As Ted Bundy was to the 20th century, so Carlyle Harris was to the 19th. Harris was a charismatic, handsome young medical student with an insatiable appetite for sex. His trail of debauched women ended with Helen Potts, a beautiful young woman of wealth and privilege who was determined to keep herself pure for marriage. Unable to conquer her by other means, Harris talked her into a secret marriage under assumed names, and when threatened with exposure, he poisoned her.

The resulting trial garnered national headlines and launched the careers of two of New York’s most famous prosecutors, Francis L. Wellman and William Travers Jerome. It also spurred vigorous debate about Harris’s guilt or innocence, the value of circumstantial evidence, the worth of expert testimony, and the advisability of the death penalty. Six Capsules traces Harris’s crime and his subsequent trial, and highlights what has been overlooked, the decisive role that the second-class status of women in Victorian Era culture played in this tragedy.

George R. Dekle Sr. served as a legal skills professor at the University of Florida, where he directed the Prosecution Clinic. His most recent book, Prairie Defender: The Murder Trials of Abraham Lincoln, won a Superior Achievement Award for Scholarship from the Illinois State Historical Society and Gold Medals for Biography and Politics from the Florida Authors and Publishers Association.

Saturday, May 4, 2019


Zac Efron has announced that Ted Bundy got away with murder because of "White Privilege." No matter how thinly you slice his words, they are still baloney. White privilege had nothing to do with Bundy's getting away with 27+ murders. I am going to explain how Bundy (and other serial killers) got away with so many murders, and I am going to do it in words of one or two syllables. In order to do this, I'm going to have to use SK to mean "serial killer" because "serial" has three syllables:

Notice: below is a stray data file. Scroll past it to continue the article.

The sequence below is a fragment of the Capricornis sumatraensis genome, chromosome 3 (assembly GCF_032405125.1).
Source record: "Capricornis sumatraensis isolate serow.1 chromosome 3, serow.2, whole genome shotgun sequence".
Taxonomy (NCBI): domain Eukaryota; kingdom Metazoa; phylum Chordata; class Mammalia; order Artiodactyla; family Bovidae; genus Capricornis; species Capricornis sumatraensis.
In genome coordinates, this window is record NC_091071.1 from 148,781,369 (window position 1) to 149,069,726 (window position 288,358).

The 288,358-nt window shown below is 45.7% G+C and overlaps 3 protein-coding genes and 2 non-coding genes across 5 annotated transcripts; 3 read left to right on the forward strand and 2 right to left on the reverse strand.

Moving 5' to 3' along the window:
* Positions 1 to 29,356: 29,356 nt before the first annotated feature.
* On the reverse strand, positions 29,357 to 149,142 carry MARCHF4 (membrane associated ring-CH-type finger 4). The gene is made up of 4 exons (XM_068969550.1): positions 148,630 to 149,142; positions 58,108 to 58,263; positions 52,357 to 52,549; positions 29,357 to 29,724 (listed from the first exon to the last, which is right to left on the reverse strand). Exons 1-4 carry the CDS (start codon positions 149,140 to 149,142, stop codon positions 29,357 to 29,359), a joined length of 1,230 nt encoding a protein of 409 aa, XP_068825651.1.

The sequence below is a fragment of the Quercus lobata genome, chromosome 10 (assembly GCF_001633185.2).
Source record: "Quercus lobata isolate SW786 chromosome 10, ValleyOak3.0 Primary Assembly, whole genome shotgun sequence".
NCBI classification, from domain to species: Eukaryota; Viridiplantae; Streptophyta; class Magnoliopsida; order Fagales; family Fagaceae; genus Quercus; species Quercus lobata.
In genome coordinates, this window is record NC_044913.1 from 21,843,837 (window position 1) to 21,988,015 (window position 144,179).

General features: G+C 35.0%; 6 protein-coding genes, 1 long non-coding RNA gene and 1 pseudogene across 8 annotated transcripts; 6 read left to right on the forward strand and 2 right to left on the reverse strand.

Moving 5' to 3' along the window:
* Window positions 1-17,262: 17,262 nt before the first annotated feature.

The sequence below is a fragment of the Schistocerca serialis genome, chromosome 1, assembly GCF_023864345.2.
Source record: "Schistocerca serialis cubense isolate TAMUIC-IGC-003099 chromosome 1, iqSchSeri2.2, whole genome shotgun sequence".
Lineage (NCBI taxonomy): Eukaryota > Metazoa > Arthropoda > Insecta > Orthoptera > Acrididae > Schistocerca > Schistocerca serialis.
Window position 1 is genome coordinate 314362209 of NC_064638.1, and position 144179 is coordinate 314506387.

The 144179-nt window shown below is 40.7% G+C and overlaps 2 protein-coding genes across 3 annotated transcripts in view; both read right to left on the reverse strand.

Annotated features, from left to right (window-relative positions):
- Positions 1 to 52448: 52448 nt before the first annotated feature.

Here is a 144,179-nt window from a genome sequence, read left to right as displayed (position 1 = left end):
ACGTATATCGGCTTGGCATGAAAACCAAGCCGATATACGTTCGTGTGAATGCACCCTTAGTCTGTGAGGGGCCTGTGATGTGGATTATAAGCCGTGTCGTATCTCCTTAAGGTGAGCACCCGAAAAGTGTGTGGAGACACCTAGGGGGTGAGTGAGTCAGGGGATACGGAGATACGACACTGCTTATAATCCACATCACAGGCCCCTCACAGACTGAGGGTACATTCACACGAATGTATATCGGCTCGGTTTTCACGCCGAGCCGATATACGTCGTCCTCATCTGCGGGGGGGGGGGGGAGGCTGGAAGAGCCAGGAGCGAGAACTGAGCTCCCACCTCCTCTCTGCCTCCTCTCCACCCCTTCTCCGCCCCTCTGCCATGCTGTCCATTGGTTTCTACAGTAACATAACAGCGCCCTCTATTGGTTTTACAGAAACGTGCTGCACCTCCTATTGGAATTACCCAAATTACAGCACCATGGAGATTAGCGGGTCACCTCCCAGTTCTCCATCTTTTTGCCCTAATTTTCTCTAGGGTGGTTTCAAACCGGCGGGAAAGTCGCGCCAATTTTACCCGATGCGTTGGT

Bundy got away with so many murders because he killed strangers. SK's kill people they don't know. When you kill someone you don't know, it's hard for the police to connect you to the murder. When the police got enough to connect Bundy to a murder, they nailed him. Bundy's skin color had nothing to do with him getting away with 27 murders.

I'm going to start using bigger words now: The fact that Bundy was a good looking, articulate white guy may have contributed to his celebrity, but it did not give him any sort of advantage when he became ensnarled in the criminal justice system.

I'm going to stray from the main subject now: The myth of "Bundy the criminal mastermind" is as big a pile of organic fertilizer as "Bundy the benificiary of white privilege." Bundy was a cunning psychopath, but far from a criminal mastermind. At his two trials in Florida his nincompoopery and grandstanding in court served in no small measure to help ease the burden of proof on the prosecution. That's not a criminal mastermind, that's a criminal dumb@$$.